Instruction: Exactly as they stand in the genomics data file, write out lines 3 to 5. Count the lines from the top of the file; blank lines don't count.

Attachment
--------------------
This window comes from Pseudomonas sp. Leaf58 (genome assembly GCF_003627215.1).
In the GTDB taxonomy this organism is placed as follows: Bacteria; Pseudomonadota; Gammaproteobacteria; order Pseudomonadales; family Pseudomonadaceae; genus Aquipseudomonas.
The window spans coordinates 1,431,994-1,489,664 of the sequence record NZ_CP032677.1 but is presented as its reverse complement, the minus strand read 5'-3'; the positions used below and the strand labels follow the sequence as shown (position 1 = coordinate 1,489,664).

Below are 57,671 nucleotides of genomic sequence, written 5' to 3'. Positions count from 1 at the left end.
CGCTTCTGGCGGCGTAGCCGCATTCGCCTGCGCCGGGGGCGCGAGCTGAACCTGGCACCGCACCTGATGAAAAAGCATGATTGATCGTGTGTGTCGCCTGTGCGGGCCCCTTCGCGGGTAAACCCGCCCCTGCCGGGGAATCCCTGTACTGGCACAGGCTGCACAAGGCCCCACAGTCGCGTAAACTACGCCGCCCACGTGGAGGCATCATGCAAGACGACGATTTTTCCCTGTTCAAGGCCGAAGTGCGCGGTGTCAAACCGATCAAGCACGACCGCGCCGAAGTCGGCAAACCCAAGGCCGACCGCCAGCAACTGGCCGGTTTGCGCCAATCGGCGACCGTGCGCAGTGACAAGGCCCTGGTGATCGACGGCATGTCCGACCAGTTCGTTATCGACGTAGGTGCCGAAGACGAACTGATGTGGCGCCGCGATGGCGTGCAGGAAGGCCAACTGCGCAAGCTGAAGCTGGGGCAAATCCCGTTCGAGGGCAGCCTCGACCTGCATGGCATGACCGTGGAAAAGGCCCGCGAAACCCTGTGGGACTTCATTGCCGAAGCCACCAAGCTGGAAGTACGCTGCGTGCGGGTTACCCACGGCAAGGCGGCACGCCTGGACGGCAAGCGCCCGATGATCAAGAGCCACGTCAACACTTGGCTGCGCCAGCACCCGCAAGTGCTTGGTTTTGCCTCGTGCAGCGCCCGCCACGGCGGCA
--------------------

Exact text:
The window spans coordinates 1,431,994-1,489,664 of the sequence record NZ_CP032677.1 but is presented as its reverse complement, the minus strand read 5'-3'; the positions used below and the strand labels follow the sequence as shown (position 1 = coordinate 1,489,664).

Below are 57,671 nucleotides of genomic sequence, written 5' to 3'. Positions count from 1 at the left end.
CGCTTCTGGCGGCGTAGCCGCATTCGCCTGCGCCGGGGGCGCGAGCTGAACCTGGCACCGCACCTGATGAAAAAGCATGATTGATCGTGTGTGTCGCCTGTGCGGGCCCCTTCGCGGGTAAACCCGCCCCTGCCGGGGAATCCCTGTACTGGCACAGGCTGCACAAGGCCCCACAGTCGCGTAAACTACGCCGCCCACGTGGAGGCATCATGCAAGACGACGATTTTTCCCTGTTCAAGGCCGAAGTGCGCGGTGTCAAACCGATCAAGCACGACCGCGCCGAAGTCGGCAAACCCAAGGCCGACCGCCAGCAACTGGCCGGTTTGCGCCAATCGGCGACCGTGCGCAGTGACAAGGCCCTGGTGATCGACGGCATGTCCGACCAGTTCGTTATCGACGTAGGTGCCGAAGACGAACTGATGTGGCGCCGCGATGGCGTGCAGGAAGGCCAACTGCGCAAGCTGAAGCTGGGGCAAATCCCGTTCGAGGGCAGCCTCGACCTGCATGGCATGACCGTGGAAAAGGCCCGCGAAACCCTGTGGGACTTCATTGCCGAAGCCACCAAGCTGGAAGTACGCTGCGTGCGGGTTACCCACGGCAAGGCGGCACGCCTGGACGGCAAGCGCCCGATGATCAAGAGCCACGTCAACACTTGGCTGCGCCAGCACCCGCAAGTGCTTGGTTTTGCCTCGTGCAGCGCCCGCCACGGCGGCA